Spurred by Carter, some Baptists meet to build bigger tent.
Some 20,000 are expected in Atlanta this week to show that they can work together despite political and religious divisions.
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Unity remains a tough challenge for Baptists, however. Leaders of the politically and theologically conservative Southern Baptist Convention (SBC), the largest US Protestant denomination, at 16 million members, are not participating, though pastors and members may do so.Skip to next paragraph
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"What those who are calling the meeting are clearly trying to do is to rebrand the Baptist identity in direct contrast to the SBC and other more conservative groups," says R. Albert Mohler Jr., president of the Southern Baptist Theological Seminary, an SBC leader.
He says there are clear theological and moral issues that churches should deal with, and he questions whether they can do so without causing division.
"Whether they'll be able to come out of this with any substance and with a movement rather than just a meeting remains to be seen," Dr. Mohler adds.
Conservatives in power since '80s
Since conservatives took over SBC leadership in the 1980s and insisted on conformity to a strict "biblical faithfulness," numerous churches have split off from the denomination and created at least two other entities, which are both participating in this week's meeting. Some state conventions have divided as well.
In 2000, the SBC approved a new confessional statement that, among other points, disallowed women pastors and called on wives to be submissive to their husbands.
Carter, a longtime SBC leader, and his wife publicly renounced membership in the wake of that stance, a step he terms "somewhat presumptuous since only congregations are members." He had tried for some time to reconcile conservatives and moderates, but to no avail.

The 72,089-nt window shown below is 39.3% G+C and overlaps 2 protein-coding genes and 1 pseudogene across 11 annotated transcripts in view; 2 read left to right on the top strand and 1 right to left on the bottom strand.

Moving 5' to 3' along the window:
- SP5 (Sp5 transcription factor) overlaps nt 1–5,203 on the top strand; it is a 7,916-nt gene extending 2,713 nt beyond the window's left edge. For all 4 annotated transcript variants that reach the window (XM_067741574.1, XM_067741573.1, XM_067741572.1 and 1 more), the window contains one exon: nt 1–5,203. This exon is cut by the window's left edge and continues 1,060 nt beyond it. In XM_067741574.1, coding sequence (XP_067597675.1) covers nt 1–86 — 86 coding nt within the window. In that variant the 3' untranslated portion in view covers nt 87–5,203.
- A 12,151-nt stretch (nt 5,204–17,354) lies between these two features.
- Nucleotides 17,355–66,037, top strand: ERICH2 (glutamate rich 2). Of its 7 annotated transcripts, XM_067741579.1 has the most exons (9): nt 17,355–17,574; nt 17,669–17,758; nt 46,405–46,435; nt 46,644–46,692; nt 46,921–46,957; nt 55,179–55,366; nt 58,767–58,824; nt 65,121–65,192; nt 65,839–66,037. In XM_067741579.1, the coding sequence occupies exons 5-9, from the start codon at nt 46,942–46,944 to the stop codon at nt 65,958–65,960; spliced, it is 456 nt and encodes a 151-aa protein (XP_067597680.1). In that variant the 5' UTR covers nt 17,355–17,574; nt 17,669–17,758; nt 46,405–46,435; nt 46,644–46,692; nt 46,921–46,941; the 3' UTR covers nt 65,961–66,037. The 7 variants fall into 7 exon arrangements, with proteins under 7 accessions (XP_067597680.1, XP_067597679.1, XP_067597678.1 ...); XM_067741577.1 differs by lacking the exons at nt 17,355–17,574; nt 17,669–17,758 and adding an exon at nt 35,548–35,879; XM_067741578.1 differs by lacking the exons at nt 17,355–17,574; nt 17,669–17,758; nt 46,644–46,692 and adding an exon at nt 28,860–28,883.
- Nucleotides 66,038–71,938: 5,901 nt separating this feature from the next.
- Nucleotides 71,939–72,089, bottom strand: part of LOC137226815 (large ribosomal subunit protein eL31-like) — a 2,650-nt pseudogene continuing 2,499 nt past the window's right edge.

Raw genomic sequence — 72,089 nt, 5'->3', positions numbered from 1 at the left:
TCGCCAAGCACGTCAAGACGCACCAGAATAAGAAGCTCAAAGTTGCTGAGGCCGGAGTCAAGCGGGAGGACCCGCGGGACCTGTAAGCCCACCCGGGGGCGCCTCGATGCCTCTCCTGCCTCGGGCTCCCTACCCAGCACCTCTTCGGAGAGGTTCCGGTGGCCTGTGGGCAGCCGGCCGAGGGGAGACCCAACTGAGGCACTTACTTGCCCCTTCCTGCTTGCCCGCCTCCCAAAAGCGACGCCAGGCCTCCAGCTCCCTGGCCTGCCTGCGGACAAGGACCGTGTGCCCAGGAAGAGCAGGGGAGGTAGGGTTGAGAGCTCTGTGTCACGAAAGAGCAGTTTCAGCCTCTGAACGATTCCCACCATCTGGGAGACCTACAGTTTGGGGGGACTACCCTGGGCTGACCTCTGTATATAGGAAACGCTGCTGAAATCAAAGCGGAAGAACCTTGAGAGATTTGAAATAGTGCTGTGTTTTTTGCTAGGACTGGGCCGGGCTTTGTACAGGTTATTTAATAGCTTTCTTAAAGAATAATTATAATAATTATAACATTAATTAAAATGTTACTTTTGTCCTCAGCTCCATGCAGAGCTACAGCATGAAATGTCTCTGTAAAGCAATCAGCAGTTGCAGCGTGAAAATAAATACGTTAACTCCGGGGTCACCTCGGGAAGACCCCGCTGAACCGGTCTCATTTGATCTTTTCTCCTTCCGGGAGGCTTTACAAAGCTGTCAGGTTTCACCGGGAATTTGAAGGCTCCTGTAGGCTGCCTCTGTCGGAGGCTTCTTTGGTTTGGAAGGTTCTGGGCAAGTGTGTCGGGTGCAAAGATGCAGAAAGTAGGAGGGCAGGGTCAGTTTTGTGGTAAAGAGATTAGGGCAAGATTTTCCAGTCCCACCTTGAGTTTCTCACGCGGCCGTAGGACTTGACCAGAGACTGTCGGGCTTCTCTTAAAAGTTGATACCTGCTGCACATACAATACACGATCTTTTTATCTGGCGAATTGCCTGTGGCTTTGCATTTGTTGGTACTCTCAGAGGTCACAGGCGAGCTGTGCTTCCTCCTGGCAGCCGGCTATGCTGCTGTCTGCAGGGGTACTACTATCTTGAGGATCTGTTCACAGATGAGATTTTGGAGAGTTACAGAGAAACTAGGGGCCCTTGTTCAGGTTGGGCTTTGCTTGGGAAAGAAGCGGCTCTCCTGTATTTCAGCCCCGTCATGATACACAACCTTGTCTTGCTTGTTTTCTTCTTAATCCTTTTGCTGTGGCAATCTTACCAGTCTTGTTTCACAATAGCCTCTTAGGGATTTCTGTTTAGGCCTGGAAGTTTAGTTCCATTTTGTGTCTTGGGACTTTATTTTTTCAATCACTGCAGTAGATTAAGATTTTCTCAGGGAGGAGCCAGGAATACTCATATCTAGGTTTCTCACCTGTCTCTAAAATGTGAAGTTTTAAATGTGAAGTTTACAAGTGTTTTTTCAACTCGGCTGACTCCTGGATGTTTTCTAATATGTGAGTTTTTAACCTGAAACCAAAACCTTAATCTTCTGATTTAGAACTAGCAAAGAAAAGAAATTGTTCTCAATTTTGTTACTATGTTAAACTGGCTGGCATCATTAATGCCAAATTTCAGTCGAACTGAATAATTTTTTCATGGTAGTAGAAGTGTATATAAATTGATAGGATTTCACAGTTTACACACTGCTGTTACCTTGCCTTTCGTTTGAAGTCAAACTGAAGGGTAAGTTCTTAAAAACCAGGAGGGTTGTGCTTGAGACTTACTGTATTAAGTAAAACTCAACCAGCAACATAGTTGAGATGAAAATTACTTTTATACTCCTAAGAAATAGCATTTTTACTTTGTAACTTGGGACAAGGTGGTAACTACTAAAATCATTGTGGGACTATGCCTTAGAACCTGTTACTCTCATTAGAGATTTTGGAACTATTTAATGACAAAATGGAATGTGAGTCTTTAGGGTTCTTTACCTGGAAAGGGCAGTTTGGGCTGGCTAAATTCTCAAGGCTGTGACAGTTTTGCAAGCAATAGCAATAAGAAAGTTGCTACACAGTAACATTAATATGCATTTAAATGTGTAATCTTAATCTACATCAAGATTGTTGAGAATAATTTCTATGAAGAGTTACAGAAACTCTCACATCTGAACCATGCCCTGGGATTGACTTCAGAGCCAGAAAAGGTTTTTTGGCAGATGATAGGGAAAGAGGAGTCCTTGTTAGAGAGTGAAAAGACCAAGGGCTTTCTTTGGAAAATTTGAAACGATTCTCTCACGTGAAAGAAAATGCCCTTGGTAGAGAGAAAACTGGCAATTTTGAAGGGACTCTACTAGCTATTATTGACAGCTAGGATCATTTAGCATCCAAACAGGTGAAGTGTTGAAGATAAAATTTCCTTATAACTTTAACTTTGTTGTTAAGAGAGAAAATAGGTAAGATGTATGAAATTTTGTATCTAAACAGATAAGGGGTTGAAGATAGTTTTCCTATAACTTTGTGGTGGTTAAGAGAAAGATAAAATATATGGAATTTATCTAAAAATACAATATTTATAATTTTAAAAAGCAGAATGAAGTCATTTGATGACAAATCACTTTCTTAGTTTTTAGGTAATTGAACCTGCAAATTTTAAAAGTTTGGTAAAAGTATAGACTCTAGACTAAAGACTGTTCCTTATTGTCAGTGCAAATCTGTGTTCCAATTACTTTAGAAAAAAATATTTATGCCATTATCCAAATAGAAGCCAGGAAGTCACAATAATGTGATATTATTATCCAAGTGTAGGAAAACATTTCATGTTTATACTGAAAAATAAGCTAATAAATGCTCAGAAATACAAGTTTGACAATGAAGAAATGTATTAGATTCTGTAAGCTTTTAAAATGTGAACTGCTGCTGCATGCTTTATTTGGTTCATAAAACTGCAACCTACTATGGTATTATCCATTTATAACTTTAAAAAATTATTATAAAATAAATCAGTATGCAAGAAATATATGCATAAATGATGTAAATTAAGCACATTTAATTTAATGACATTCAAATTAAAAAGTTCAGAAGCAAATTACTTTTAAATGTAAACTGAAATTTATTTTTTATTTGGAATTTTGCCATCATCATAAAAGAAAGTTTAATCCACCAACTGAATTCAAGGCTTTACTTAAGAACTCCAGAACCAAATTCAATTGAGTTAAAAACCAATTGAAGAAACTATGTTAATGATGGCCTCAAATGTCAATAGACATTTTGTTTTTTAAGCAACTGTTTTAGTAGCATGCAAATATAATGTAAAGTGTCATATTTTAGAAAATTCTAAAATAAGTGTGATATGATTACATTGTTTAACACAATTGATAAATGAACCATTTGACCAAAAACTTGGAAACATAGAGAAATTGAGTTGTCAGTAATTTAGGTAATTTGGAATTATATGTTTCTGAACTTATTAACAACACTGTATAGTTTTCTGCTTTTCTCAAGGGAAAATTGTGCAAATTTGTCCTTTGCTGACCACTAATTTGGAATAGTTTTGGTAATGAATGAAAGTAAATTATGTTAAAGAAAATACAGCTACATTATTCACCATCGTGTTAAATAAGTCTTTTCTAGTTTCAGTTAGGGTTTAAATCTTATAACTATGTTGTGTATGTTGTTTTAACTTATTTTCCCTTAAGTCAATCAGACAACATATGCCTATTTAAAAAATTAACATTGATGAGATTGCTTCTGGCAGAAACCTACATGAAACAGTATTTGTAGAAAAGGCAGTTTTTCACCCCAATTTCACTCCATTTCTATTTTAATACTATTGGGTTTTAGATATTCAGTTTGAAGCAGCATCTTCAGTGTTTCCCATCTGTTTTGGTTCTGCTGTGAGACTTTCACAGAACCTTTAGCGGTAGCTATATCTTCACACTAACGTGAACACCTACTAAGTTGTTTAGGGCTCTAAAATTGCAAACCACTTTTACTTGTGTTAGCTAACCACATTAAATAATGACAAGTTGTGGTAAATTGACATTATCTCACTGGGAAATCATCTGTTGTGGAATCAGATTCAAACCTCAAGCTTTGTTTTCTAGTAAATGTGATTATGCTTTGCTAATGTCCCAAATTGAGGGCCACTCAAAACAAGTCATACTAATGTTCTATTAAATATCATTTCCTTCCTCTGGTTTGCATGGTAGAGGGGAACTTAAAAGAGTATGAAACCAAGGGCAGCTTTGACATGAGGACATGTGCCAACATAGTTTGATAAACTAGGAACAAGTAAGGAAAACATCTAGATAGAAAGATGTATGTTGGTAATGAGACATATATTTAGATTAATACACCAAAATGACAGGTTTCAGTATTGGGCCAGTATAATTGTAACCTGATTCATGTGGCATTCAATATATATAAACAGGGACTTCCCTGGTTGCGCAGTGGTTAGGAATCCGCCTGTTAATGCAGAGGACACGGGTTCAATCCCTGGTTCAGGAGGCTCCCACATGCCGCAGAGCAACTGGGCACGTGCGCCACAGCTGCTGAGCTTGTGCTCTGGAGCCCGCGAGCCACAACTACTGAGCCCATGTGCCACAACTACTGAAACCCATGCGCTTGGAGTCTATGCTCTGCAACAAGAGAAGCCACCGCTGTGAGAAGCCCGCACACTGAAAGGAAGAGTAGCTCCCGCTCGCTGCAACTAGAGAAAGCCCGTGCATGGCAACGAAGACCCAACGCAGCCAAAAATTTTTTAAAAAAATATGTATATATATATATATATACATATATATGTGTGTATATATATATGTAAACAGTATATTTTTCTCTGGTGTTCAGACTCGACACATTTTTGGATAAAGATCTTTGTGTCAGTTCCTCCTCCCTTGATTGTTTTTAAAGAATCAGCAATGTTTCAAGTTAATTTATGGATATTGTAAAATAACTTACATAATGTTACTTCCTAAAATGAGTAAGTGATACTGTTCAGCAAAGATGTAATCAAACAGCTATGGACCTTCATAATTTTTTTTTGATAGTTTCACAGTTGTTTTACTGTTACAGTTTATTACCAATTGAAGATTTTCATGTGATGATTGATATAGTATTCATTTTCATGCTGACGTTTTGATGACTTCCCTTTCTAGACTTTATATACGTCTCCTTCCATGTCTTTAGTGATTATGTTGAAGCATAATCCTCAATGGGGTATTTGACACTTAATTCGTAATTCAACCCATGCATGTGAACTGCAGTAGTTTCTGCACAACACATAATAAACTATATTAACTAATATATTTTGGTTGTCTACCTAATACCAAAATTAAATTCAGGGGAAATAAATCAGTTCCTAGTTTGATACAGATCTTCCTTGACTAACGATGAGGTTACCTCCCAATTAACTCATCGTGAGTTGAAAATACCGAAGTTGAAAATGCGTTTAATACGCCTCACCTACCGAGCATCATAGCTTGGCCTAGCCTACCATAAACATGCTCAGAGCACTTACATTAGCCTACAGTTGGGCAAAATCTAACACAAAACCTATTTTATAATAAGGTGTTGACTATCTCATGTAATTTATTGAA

"In this country saturated with religion, there's a great struggle over what it means to be religious and particularly to be Christian," says Dr. Gushee, who teaches Christian ethics. "There's a clash in visions between what the SBC leadership says it means to be Baptist and what this large group of other Baptists is projecting it to mean."
Another trend that helped spur the New Baptist Covenant is the "softening" of denominational identity.
The dynamic growth in nondenominational megachurches has wooed people away from both black and white congregations, says Bill Leonard, dean and professor of church history at Wake Forest University Divinity School in Winston-Salem, N.C.
That concern, together with the disaffection of many young people, "has Baptists asking, 'What does it mean to use the B word?' " says Dr. Leonard. "How do we think together about that and pass on that identity ... to a new generation?"
Many students even in Baptist colleges find the Baptist label problematic because they associate it with hard-right politics and intolerance, Gushee says. "We need a Christ-centered vision ... that is full of love; that's about what we are for, not what we are against."
Organizers of the New Baptist Covenant have made strong efforts to bring college and seminary students to this week's meeting, during which Leonard will teach a course on "A New Baptist Identity for the 21st Century," giving the youths a voice in defining that future.